# Calculate the Angle between two vectors in 3d Spherical Coordinates

I have two vectors in spherical coordinates, both originating at the origin and both with the same magnitude equal to one. One is vertical: {1,0,0} and the other undefined: {Ms,Mt,Mp}. The other one can be anywhere depending on an energy equation. I need to know the angle between them. So I take the dot product:

$(1,0,0) \cdot (Ms,Mt,Mp) = Ms+0+0=Ms= \left| 1\right| \left| \text{Ms}\right| \cos (\omega )$

Therefore $~~~~\cos (\omega ) = 1 ~~~~~~~~$ and $~~~~ \omega = ArcCos[1]$

But, it doesn't make sense that no matter the direction of the vector the angle is constant.

Where did I go wrong?

• In spherical coordinates, how do you get $(1,0,0) \cdot (Ms,Mt,Mp) = Ms+0+0$? The pairwise multiplication of coordinates is a formula that works in Cartesian coordinates, but the two coordinate systems are very different. Also, if both vectors have magnitude $1$ then $Ms=1$, doesn't it? – David K Feb 14 '16 at 0:26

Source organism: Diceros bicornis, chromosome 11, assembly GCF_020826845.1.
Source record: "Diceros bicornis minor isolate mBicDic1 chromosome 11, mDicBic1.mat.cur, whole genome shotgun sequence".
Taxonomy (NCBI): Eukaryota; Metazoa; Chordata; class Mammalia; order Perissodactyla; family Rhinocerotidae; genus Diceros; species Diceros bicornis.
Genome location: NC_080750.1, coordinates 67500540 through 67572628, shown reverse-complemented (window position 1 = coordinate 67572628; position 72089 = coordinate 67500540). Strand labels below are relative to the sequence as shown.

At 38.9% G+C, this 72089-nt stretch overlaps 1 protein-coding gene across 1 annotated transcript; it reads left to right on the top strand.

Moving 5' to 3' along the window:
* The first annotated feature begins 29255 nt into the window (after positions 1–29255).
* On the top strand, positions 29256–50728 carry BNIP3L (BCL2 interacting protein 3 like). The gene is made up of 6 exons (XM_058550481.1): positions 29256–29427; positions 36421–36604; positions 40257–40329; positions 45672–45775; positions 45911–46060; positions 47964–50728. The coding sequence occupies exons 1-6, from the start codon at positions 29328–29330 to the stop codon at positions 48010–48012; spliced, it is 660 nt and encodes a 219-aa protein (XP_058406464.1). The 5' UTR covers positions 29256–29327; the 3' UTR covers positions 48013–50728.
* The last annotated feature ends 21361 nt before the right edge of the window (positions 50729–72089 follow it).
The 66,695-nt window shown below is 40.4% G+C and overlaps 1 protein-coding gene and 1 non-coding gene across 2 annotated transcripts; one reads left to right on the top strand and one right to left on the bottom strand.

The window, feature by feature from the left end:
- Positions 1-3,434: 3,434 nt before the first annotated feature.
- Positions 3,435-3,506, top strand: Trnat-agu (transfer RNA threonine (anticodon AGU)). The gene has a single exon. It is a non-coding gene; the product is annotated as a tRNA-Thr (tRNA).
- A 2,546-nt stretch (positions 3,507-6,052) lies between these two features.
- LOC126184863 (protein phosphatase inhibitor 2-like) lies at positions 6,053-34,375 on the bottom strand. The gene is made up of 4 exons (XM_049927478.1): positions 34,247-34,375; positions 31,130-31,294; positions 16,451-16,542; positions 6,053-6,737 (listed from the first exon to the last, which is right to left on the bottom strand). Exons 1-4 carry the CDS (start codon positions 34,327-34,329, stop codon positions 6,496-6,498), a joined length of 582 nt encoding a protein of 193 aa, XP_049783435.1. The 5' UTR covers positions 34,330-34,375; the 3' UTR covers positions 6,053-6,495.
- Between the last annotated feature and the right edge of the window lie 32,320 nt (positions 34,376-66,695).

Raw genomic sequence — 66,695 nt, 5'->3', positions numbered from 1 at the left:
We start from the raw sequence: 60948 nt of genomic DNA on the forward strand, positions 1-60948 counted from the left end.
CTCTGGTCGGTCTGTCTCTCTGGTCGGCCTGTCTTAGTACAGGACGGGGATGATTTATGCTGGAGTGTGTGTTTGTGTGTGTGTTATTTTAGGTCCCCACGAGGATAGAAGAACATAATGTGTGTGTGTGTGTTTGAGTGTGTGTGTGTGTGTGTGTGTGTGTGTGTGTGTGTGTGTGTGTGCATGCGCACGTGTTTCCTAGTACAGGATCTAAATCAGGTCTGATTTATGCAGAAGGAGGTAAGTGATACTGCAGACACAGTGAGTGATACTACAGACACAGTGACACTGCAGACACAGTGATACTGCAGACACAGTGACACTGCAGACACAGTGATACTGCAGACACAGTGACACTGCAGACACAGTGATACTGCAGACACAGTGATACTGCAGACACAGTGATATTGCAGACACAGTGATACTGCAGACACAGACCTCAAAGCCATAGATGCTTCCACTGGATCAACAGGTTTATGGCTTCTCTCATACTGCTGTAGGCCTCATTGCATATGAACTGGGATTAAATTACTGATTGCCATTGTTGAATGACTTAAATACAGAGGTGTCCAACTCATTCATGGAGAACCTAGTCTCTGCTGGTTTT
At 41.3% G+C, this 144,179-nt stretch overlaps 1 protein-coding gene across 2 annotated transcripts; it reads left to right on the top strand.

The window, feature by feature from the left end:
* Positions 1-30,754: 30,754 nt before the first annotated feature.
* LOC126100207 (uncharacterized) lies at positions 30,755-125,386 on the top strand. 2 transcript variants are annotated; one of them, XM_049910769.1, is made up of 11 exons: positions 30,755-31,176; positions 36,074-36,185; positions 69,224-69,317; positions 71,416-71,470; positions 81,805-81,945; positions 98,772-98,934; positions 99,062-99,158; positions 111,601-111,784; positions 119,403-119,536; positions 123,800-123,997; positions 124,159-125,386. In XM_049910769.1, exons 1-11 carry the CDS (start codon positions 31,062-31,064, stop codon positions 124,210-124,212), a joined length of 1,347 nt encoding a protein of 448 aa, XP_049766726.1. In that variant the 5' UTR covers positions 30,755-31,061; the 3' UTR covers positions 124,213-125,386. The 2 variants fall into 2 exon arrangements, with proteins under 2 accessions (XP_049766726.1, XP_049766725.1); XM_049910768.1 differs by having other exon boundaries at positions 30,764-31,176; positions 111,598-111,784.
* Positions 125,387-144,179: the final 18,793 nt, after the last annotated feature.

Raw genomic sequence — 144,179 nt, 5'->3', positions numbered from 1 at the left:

• Ms does equal 1. – Joseph Feb 14 '16 at 0:27
• I'm looking at dot products and not seeing the adjustment for spherical coordinates. – Joseph Feb 14 '16 at 0:36
• There's no "adjustment". It just doesn't work that way at all. – David K Feb 14 '16 at 1:08
• So my only recourse is to convert to cartesian coordinates, take the dot product, and convert back to spherical coordinates? The integrating Jacobian or the like will not suffice in a vector dot product? – Joseph Feb 14 '16 at 18:51